HSI has been active in the Philippines since 2008, training 70-75 veterinarians each year in Cebu City to support local sterilization and vaccination efforts. In 2017, we teamed up with the national government to prevent communicable diseases like rabies.
HSI’s partnership with the Cebu City government helped pave the way for many others, such as Siquijor, Bohol, Tacloban, Camiguin. To date, we have conducted over 22,000 surgeries and 41,000 vaccinations through this program.
Early on, we discovered that most local officials resorted to inhumane practices for animal control, such as shooting or poisoning, due to a lack of alternatives. Few local vets had the surgical skills to perform spay/neuter and while there was interest in learning, there was little opportunity.
Working with Southwestern University and the Philippine Animal Hospital Association, HSI veterinarians lead 5-15 day-long spay/neuter surgical training workshops to help participants improve their techniques, and reduce the amount of time the surgeries take. We later follow up to understand what the impact on communities has been.
Scientific and humane approach to eliminate rabies
Mass dog vaccinations reduce the threat of rabies, which is prevalent on most islands.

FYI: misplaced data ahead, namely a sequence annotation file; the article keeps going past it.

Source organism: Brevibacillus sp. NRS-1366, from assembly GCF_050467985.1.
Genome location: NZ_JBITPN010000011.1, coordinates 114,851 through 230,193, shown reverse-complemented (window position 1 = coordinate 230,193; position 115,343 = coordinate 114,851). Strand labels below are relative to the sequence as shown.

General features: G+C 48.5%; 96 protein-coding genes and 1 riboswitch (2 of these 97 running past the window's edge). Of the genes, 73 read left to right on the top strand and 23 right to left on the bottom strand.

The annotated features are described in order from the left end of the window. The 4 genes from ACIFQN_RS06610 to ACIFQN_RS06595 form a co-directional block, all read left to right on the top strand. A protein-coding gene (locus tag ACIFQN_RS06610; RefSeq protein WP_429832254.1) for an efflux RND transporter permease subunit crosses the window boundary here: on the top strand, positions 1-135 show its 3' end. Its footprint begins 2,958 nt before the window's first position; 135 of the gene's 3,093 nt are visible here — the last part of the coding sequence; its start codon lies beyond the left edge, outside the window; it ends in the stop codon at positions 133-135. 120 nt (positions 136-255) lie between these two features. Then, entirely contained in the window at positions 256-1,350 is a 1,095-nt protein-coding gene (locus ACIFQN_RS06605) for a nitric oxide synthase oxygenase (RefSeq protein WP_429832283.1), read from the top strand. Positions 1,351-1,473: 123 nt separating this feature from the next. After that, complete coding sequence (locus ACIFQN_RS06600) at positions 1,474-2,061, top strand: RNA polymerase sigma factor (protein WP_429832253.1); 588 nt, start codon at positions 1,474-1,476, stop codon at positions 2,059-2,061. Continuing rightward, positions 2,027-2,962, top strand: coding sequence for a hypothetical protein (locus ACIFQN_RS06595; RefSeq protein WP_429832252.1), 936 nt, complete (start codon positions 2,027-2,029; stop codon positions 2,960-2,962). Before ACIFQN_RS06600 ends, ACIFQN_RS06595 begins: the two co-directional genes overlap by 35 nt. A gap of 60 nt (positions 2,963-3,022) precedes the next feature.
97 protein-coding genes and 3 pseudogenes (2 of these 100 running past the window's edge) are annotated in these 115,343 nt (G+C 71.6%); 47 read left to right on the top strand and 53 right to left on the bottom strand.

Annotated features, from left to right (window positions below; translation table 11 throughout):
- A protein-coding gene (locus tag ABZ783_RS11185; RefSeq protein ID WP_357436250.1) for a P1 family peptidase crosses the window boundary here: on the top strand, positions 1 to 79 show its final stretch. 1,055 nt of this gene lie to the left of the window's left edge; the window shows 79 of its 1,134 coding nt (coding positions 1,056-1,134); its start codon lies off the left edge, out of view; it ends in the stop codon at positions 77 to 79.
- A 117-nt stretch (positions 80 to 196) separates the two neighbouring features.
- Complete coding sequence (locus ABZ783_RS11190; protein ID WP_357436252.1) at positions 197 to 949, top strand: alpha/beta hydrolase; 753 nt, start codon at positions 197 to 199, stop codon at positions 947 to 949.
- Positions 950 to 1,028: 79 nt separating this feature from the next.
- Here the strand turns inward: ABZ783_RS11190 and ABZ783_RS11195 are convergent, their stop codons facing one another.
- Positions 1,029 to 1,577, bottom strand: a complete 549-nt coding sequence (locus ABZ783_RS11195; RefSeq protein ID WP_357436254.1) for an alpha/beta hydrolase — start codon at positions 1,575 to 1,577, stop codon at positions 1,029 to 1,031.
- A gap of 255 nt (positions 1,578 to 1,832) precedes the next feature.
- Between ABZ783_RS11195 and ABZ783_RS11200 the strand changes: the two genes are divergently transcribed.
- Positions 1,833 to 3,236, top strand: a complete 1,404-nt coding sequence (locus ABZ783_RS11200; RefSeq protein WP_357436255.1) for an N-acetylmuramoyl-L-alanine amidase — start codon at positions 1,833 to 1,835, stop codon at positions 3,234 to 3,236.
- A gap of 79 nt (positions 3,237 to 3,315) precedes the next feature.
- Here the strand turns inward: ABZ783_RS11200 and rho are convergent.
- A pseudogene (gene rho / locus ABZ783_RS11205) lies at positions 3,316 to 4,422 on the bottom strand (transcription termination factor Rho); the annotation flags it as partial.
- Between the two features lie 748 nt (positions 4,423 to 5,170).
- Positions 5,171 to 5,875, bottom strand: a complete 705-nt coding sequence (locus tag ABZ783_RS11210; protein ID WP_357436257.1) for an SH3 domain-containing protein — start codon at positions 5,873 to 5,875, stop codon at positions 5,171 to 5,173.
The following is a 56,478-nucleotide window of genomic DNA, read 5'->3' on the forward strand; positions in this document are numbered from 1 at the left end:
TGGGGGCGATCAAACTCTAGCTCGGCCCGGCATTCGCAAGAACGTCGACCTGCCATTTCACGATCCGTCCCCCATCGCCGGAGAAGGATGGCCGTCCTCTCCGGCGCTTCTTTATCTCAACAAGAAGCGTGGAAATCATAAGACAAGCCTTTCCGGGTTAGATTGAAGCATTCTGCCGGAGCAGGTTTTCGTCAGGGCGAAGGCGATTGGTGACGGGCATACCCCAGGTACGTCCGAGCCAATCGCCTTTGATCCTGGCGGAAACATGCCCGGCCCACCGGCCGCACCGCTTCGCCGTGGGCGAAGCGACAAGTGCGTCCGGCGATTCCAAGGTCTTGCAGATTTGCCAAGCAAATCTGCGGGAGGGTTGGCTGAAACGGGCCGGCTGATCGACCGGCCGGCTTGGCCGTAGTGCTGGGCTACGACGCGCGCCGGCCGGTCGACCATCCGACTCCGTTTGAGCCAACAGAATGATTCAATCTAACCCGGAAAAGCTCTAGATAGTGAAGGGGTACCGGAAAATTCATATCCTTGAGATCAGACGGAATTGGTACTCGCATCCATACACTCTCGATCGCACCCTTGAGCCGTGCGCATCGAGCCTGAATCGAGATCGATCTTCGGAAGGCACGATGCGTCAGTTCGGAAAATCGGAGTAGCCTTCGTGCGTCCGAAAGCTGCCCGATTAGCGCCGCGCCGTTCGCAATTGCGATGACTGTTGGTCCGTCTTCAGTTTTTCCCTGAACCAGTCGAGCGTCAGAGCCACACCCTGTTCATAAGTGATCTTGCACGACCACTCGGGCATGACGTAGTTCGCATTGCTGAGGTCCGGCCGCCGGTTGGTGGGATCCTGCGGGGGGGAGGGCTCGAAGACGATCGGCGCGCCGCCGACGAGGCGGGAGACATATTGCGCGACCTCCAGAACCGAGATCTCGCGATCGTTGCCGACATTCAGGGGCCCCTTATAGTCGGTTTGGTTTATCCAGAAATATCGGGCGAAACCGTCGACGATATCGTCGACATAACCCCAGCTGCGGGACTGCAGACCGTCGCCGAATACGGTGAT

In 2016, HSI did a pilot project in Payatas, which is the most densely populated area of Quezon City (a part of Metro Manila), characterized by densely populated slums and the largest open dumping ground in the Philippines. We used a mobile application to monitor vaccinations done in the area and calculate outputs. This pilot was successful and has led to more government partnerships, along with requests for training on using the application and planning vaccination drives. More provinces are being identified with help from the Bureau of Animal Industry.
Rescuing animals affected by natural disasters
On a related note, the Philippines is vulnerable to many natural disasters and the HSI team based there has responded to a number of typhoons since 2009.
The team helps rescue stranded companion and other animals, treats them, provides shelter and food and reunites them with their owners once the threat has abated.